Interview: Director Shekhar Kapur on What’s Love Got To Do With It? and the emotional throughline of his varied career

How do you find lasting love in today’s world?

For documentary-maker and dating app addict Zoe (Lily James), swiping right has only delivered an endless stream of Mr Wrongs, to her eccentric mother Cath’s (Emma Thompson) dismay. For Zoe’s childhood friend and neighbour Kaz (Shazad Latif), the answer is to follow his parents’ example and opt for an arranged (or “assisted”) marriage to a bright and beautiful bride from Pakistan. As Zoe films his hopeful journey from London to Lahore to marry a stranger, chosen by his parents, she begins to wonder if she might have something to learn from a profoundly different approach to finding love.

Such is the premise behind What’s Love Got To Do With It?, the charming new film from Working Title Films, the producers of Bridget Jones’s Diary and Love Actually, and directed by BAFTA Award-winning director Shekhar Kapur.

Ahead of the film’s national release (you can read our review here), our Peter Gray spoke with Kapur about his varied career as a director and the emotional throughline of his films, the collaborative nature on set, and letting Emma Thompson run wild and free.

Emotion is something that runs through all your films, and I appreciated that in What’s Love Got To Do With It?, but it also has the aesthetic of a romantic comedy.  How was it for you to inject cultural importance into that type of genre?

I’m not unfamiliar with making romantic comedies, because I started out making films in Bollywood.  They’ve always had a lot of drama and a lot of comedy.  A lot of romance and a lot of action.  They’ve been the whole package.  The idea of seamlessly going between drama and comedy isn’t unusual, or unfamiliar to me.  It’s not something I’m worried about.  I’m more worried about everyone trying to slot films into genres.  (That’s) making films too particular about something.  If you talk about it like it’s life, everything is there.  So, for me, it was a very lovely, lovely thing to do.  Something I’m familiar with.  It was beautiful.

Even in Elizabeth there was the Duke of Anjou, if you remember that film and that character, and he was a completely comic character.  I pushed for that character aspect.  And it’s the same here with Emma Thompson.  She was lovely.  One day we’re going to have a film that’ll just be the outtakes of (her character).  She’s so funny!  There was a little bit of hesitancy on cultural issues, but I was never afraid about her going too far.  The naivety of (her character) Cath is what keeps coming across.  It’s fantastic.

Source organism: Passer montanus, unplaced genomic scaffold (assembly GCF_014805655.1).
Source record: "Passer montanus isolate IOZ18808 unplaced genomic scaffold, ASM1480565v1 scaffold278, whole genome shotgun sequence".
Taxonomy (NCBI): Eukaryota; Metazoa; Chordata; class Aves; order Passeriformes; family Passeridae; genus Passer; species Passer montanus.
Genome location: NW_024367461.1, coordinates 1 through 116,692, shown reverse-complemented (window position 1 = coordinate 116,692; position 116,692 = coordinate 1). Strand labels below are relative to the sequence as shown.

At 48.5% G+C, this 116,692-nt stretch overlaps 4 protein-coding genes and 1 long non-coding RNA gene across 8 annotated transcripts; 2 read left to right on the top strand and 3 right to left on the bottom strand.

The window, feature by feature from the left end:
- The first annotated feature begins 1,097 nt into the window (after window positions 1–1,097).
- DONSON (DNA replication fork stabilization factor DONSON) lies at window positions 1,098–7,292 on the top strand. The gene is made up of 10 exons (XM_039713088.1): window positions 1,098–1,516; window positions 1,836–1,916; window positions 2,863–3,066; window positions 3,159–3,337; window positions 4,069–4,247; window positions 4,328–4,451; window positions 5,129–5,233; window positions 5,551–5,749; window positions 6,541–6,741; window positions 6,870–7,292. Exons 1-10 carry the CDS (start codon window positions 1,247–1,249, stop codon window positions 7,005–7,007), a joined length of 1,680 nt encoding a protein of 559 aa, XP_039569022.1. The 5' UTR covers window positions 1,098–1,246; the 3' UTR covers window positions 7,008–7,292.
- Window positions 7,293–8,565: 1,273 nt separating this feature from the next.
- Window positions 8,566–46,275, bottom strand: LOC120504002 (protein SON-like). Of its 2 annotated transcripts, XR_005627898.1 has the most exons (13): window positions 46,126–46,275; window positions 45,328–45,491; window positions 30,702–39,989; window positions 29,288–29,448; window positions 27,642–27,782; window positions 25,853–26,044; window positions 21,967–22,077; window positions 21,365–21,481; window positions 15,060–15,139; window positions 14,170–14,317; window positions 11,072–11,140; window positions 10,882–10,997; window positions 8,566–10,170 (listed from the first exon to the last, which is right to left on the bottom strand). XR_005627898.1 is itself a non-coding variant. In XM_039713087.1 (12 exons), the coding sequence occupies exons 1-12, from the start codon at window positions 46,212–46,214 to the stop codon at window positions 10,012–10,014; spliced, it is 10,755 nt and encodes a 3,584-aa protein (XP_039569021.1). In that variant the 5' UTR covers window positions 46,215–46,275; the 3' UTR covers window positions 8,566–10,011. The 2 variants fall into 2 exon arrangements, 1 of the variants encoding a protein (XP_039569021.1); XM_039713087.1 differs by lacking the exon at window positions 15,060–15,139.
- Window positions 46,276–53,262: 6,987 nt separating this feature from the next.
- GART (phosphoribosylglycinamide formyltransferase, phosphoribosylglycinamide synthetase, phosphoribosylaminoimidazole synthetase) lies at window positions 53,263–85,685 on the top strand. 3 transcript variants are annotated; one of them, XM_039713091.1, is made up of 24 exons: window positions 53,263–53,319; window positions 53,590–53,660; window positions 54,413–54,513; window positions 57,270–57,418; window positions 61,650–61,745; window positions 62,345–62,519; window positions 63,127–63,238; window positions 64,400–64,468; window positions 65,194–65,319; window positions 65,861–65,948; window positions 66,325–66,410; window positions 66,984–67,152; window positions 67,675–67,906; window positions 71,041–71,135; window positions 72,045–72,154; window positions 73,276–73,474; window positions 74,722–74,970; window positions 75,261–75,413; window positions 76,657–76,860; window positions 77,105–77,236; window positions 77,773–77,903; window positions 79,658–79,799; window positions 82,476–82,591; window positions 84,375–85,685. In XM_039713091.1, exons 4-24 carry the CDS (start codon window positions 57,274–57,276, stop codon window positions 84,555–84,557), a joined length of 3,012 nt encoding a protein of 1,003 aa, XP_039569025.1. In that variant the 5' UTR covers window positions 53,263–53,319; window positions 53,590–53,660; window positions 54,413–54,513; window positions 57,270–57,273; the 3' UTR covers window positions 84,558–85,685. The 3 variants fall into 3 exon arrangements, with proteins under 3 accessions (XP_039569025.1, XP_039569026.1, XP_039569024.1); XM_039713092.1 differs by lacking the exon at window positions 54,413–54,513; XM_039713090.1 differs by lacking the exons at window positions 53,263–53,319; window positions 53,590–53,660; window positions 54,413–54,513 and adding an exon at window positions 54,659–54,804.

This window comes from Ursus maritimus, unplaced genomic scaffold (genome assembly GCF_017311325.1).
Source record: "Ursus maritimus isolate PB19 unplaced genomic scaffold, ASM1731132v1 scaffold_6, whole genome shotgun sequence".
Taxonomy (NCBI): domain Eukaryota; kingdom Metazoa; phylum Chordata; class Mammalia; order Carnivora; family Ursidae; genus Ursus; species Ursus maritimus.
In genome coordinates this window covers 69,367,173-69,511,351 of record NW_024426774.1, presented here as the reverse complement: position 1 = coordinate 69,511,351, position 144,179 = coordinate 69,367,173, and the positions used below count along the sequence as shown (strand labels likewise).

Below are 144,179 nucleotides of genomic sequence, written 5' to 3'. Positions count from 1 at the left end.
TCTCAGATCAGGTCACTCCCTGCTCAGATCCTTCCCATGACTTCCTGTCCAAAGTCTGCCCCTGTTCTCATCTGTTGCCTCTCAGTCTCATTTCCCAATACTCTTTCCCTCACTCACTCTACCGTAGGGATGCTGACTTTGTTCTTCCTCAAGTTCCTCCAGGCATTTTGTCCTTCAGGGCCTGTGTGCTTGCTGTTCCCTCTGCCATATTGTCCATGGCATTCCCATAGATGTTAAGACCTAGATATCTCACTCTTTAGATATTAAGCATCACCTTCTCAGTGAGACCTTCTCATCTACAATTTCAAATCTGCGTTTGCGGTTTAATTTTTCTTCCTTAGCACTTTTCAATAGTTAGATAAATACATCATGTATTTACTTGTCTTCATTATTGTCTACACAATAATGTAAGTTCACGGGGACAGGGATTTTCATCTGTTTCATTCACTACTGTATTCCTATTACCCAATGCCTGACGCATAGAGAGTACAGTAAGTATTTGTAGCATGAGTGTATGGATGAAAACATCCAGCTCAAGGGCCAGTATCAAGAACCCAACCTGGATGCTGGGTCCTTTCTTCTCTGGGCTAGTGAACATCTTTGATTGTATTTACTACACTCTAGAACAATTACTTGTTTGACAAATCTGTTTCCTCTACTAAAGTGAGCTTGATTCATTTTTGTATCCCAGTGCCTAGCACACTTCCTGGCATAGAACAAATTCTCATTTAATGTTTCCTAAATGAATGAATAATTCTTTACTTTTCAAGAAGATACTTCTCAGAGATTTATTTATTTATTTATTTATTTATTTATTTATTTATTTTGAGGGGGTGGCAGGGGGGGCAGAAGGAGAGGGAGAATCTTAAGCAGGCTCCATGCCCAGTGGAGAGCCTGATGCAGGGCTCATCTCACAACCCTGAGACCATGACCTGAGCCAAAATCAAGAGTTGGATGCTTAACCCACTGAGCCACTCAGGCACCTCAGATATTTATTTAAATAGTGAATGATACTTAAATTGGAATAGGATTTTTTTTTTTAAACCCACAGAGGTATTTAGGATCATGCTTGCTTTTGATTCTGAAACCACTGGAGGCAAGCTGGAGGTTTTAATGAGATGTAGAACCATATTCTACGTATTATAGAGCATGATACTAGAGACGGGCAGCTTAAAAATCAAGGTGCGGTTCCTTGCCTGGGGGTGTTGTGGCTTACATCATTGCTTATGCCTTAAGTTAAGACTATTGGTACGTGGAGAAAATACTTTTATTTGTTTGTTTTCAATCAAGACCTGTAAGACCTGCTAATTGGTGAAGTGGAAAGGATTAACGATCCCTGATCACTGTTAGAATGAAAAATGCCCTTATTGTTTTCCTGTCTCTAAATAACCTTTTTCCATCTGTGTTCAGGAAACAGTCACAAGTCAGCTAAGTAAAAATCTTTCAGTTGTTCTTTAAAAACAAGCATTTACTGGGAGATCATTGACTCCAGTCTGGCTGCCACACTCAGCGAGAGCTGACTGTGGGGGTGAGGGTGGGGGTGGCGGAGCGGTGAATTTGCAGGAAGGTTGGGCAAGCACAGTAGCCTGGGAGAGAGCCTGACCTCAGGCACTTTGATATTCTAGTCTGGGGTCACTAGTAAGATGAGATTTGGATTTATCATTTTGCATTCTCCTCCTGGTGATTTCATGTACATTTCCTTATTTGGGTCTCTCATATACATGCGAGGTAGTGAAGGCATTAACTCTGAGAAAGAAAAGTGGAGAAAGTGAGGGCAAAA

I was going to ask about Emma Thompson.  She’s such a delight and just lights up the screen whenever she’s on.  Was she someone you specifically knew you wanted for this role?

Oh, yeah.  I knew Emma Thompson was the right person for this.  It’s not a difficult decision.  She can do anything she wants (laughs).

Casting is obviously key, and the ensemble here have a very natural chemistry between them.  Was it an extensive search in finding Shazad Latif, Shabana Azmi and Lily James?

Well, Lily I knew as an actor.  And Lily and I talked a lot on WhatsApp.  I was up in the mountains in the Himalayas and she was in London, and we would speak (that way) and got to know each other quite a lot.  We kept talking about “What is intimacy?”, and I felt like I already knew her when we met.  Shazad, I hadn’t seen anything he had done.  I auditioned him and I liked that there was something about him that was very still.  I said to Lily that the way I envisioned her character (Zoe) is that she is inside a tumble dryer.  There’s this constant chaos in her mind, going round and round.  I latched onto a certain aspect of Zoe in that so many young people today are wanting to find someone, their “soulmate”.  They’re wondering if they are missing out, and they have all these apps, and it’s causing them so much anxiety.

For me it was so important that the person countering her in this frenetic life that she leads is still.  He looks like he knows what to do.  Like he knows everything.  And I saw that in Shazad.  He felt still.  He felt firm.  He felt like someone you could depend on.  I was lucky.  But I’ve always been lucky with my cast.  If the actors come through, then I come through.  And if they don’t come through, I fail.